The Karpali Carsi is as psychedelic place as you would ever see. An interior decorater's nightmare, each shop tries to outdo the next in gaudiness and cosmetic hubris. And at every little palace of bargains, a tout will accost the shopper with a well-practised sales-pitch. My two favourite lines were "Sir, madam - how can I relieve you of your money today?" and "These goods are almost free."

Thus substantially burdened with exotica, and considerably lighter in the pocket, we returned to the "Cordial House Hotel", our lodgings, where I had to consume about six bottles of cordial to assuage the morbid prospect of re-financing Casa Laurie, yet again.

I must say I really like the Turks. They have a nice, laid-back attitude about them, and a great sense of humour. Friendly and helpful, they made us feel welcome everywhere - and that's not something you can say all the time about cities and countries chock-a-block full of tourists, and German and American ones, to boot. (Sorry, I know, I know, I'll stop now.)

To give you an example of Turkish generosity (jumping a few days ahead), the TP and I were walking along a road in Kusadasi, late at night, searching for a hotel where we were intending to meet some of our touring friends for drinks. We were totally, utterly, hopelessly lost. I had spurned the Princess's advice to get firm directions and take a street map, relying on my inherently good sense of direction instead. As I said, we were completely lost. It was pitch black, dogs were barking at us from doorways, and I was just a little unsure about even finding our way back to our hotel. We'd been walking for an hour, and had found ourselves on the outskirts of the town, instead of the intended destination, its centre.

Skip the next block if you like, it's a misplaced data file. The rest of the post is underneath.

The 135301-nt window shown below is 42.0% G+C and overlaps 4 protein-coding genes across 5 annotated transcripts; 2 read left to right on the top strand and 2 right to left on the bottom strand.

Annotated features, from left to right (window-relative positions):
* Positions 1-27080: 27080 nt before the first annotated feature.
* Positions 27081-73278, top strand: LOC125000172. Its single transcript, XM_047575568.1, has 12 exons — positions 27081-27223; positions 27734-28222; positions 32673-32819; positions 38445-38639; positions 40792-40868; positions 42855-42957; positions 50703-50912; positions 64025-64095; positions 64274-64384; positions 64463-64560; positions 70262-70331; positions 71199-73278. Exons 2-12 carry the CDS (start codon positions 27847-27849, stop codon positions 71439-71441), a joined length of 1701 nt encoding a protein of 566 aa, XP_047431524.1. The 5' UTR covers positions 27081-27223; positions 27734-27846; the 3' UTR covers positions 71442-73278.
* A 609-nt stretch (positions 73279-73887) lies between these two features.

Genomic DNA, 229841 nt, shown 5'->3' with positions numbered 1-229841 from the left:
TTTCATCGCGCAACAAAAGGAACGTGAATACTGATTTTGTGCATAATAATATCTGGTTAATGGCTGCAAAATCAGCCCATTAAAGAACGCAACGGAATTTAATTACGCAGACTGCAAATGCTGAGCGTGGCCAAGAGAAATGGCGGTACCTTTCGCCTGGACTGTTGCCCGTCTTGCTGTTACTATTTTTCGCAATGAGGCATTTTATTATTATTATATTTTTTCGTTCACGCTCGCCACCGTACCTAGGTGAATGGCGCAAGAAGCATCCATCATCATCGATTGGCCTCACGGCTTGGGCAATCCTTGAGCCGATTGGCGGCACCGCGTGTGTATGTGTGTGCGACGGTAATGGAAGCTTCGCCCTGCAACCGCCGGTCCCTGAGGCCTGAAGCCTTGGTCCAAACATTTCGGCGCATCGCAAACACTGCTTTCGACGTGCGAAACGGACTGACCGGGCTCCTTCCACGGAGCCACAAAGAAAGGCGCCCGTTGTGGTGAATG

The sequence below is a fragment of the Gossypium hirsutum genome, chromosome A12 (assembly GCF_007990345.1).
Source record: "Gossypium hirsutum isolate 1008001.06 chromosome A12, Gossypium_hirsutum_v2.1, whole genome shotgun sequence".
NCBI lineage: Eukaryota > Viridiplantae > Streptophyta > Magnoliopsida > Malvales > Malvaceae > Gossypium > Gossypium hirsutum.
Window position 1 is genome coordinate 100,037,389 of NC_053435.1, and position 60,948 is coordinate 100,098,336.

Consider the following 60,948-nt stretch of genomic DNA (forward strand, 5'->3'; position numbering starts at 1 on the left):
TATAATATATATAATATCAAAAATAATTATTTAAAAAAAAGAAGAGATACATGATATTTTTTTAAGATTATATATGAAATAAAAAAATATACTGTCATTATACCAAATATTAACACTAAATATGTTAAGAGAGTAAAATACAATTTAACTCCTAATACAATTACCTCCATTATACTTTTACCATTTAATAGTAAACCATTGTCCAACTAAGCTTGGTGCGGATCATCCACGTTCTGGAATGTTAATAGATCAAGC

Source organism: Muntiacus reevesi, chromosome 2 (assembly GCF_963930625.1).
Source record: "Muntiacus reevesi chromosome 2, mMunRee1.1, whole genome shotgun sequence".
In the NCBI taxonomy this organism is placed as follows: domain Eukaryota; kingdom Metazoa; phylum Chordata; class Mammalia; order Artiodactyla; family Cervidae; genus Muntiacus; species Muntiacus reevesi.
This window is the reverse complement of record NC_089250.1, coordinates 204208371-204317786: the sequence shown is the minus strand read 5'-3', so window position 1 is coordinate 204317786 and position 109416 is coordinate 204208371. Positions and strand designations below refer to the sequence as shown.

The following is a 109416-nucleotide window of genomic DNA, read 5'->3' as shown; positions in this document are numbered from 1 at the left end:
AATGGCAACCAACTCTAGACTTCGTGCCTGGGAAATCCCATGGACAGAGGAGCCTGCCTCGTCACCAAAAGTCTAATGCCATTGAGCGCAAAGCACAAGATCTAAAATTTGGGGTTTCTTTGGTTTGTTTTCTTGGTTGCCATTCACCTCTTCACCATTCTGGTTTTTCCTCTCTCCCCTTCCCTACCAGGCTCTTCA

Presently, a bloke scootered past us and disappeared over the hill. The TP was exhausted, sat on a low stone wall by the side of the road, and declared "You and your fucking sense of direction. I'm not moving until you get a taxi."

Just then, a car came towards us from the top of the hill. It was the same guy who, a few minutes before, had driven past us on his little motorbike. He leant out of the window and said, in passable English, "Are you good people a little lost? Where are you going?" 

I mentioned the name of the hotel, and he shook his head. "I don't know that name, but I will find out. Please, get in."